Benedict XVI-45%-No-Being the retiring Pope isn't as newsworthy as being the incoming Pope who looks to bring some real reforms and attitude changes, so I'd rather see the news coverage go to the new guy

David and Victoria Beckham-20%-Yes-I'm contradicting myself because I advocated not caring about a retiree in my last vote, but then again, Beckham's reign with MLS (and the end of that reign is newsworthy via its timeliness) did lead to spectacular growth for the league which provides a lesson to other leagues on how to create an international sensation. Victoria, on her own, is the least newsworthy entry on the entire list.

Fatou Bensouda (Gambian lawyer/UN Prosecutor)-75%-Yes-Although it's close to abstain because I'm not that well-informed on this issue

Beyonce-68%-Yes-An activist whose especially close to the Obama administration, one of the most popular singers of the present day, performed at both the Inaguration and the Superbowl, that qualifies in the world of arts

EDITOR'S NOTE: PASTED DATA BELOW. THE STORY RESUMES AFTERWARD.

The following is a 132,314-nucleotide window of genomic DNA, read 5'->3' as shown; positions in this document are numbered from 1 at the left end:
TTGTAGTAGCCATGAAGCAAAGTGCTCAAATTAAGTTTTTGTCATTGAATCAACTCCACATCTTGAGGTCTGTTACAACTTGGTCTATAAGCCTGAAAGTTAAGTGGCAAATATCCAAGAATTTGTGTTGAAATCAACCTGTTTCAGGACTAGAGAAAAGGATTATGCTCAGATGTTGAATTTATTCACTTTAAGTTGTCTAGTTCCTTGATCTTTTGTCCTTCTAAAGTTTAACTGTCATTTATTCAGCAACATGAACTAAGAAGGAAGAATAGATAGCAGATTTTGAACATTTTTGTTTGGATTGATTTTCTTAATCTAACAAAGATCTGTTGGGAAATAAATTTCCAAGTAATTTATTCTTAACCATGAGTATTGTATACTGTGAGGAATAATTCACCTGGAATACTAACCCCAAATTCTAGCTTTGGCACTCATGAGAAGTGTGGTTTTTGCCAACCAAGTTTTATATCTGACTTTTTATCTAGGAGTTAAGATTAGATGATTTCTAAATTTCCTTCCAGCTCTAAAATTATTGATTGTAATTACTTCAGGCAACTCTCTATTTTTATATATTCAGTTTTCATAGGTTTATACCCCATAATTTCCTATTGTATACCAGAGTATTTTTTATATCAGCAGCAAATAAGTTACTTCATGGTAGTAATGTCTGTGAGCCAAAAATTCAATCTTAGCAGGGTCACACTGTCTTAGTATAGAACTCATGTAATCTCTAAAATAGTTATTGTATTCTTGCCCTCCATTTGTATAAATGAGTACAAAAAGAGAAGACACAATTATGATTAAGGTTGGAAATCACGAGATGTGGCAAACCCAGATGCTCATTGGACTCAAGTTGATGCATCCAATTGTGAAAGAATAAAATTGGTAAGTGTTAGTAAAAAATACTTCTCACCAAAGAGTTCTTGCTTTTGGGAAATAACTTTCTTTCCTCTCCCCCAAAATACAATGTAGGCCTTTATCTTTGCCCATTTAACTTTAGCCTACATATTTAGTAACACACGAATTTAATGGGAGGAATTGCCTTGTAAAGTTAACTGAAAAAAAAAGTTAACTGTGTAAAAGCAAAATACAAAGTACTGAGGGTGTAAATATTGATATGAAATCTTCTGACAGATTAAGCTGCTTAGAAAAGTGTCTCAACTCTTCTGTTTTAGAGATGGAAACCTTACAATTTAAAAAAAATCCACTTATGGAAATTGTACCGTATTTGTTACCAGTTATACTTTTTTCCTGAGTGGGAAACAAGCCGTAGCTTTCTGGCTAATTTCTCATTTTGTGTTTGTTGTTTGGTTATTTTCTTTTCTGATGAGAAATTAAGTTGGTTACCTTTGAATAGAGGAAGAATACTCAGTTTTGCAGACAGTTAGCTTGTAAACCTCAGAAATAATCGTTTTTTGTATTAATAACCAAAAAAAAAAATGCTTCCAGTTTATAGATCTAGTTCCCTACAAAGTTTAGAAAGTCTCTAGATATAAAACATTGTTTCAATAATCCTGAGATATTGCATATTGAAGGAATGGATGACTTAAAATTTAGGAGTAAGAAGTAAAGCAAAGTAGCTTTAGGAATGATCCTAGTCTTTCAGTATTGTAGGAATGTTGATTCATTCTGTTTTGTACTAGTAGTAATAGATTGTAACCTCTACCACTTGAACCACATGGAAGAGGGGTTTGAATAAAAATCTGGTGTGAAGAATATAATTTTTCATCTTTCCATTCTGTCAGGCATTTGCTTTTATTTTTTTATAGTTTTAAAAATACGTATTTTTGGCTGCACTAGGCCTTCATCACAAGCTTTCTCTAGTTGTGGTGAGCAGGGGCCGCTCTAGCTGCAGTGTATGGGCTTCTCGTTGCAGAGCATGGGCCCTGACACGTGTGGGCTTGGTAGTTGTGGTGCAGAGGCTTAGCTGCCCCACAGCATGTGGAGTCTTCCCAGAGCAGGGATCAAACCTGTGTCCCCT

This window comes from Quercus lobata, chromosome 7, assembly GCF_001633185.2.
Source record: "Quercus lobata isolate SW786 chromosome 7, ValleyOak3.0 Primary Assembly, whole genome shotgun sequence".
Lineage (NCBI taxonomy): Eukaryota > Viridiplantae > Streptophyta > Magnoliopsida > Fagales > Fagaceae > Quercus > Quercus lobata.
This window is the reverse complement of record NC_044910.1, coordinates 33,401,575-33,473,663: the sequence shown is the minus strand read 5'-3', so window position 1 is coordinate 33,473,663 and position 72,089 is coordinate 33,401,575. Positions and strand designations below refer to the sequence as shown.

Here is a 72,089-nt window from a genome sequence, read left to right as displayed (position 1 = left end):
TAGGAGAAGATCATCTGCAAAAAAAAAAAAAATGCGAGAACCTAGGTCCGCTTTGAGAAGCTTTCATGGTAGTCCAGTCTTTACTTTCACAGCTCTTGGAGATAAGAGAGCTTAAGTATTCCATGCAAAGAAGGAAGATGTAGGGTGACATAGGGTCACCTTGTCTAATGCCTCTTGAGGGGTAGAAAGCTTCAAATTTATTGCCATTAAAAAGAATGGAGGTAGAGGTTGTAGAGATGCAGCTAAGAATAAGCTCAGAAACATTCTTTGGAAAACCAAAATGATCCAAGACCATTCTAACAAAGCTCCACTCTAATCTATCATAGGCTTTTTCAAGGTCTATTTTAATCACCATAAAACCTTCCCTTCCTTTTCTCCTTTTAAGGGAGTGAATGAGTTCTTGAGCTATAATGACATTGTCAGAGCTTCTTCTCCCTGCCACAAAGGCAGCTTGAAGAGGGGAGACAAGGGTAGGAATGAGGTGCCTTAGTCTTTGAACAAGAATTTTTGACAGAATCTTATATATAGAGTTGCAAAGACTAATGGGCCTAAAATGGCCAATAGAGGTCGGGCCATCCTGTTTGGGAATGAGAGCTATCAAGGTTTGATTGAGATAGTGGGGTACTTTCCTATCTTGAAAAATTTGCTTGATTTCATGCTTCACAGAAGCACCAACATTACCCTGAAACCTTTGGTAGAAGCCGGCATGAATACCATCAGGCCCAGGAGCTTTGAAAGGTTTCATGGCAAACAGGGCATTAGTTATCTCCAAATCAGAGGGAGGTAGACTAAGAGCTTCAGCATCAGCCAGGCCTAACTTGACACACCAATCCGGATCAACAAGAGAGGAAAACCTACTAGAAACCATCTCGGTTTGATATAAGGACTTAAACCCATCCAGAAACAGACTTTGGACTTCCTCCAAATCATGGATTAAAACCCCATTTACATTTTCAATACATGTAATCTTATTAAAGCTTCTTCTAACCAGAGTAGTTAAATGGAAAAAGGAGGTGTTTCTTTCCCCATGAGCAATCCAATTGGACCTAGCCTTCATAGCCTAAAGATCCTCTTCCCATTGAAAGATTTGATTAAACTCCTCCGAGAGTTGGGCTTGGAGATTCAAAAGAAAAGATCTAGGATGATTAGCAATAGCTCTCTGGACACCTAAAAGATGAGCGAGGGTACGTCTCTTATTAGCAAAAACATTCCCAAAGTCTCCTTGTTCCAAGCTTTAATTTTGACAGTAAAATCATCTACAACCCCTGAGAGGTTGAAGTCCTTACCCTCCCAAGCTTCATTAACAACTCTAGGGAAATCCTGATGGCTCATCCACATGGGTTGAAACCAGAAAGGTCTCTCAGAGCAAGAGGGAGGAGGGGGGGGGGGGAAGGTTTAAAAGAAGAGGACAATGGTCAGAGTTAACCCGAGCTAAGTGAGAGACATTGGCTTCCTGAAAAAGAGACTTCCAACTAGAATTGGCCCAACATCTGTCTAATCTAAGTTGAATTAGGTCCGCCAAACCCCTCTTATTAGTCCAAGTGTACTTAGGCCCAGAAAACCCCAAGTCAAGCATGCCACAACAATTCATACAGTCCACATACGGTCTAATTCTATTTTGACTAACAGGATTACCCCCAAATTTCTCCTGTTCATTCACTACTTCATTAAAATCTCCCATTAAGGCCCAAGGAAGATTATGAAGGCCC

Kathryn Bigelow-63%-No-I saw the movie myself and it wasn't too far-removed from an episode of Homeland. In other words, Bigelow's not the first to explore the dark side to the world on terrorism and eloquently put it into art.

Michael Bloomberg-62%-Yes-As a remarkable politician who's usurping the very democratic ideal of term limits in the country's most powerful city, Bloomberg is nearly always relevant, but the timeliness angle helps which comes from the soda ban controversy and the gun laws

Usain Bolt-78%-Marginally Yes-In 2008 and 2009 he would be a resounding yes, but timeliness is about something new which he didn't necessarily do. He still made the biggest headlines in the Summer Olympics which is the biggest sporting event in history

Cory Booker-72%-Yes-This is almost an abstain for me, because while I'm well-informed about him as a person and how he's one of the country's most effective mayors and most forward-thinking and politicians, I am unclear as to his timeliness. I recently went to a talk by a couple young mayors and they both said they were heavily inspired by Booker which barely qualifies him in my relative experience. The point here is that news is timely and its also personally relevant.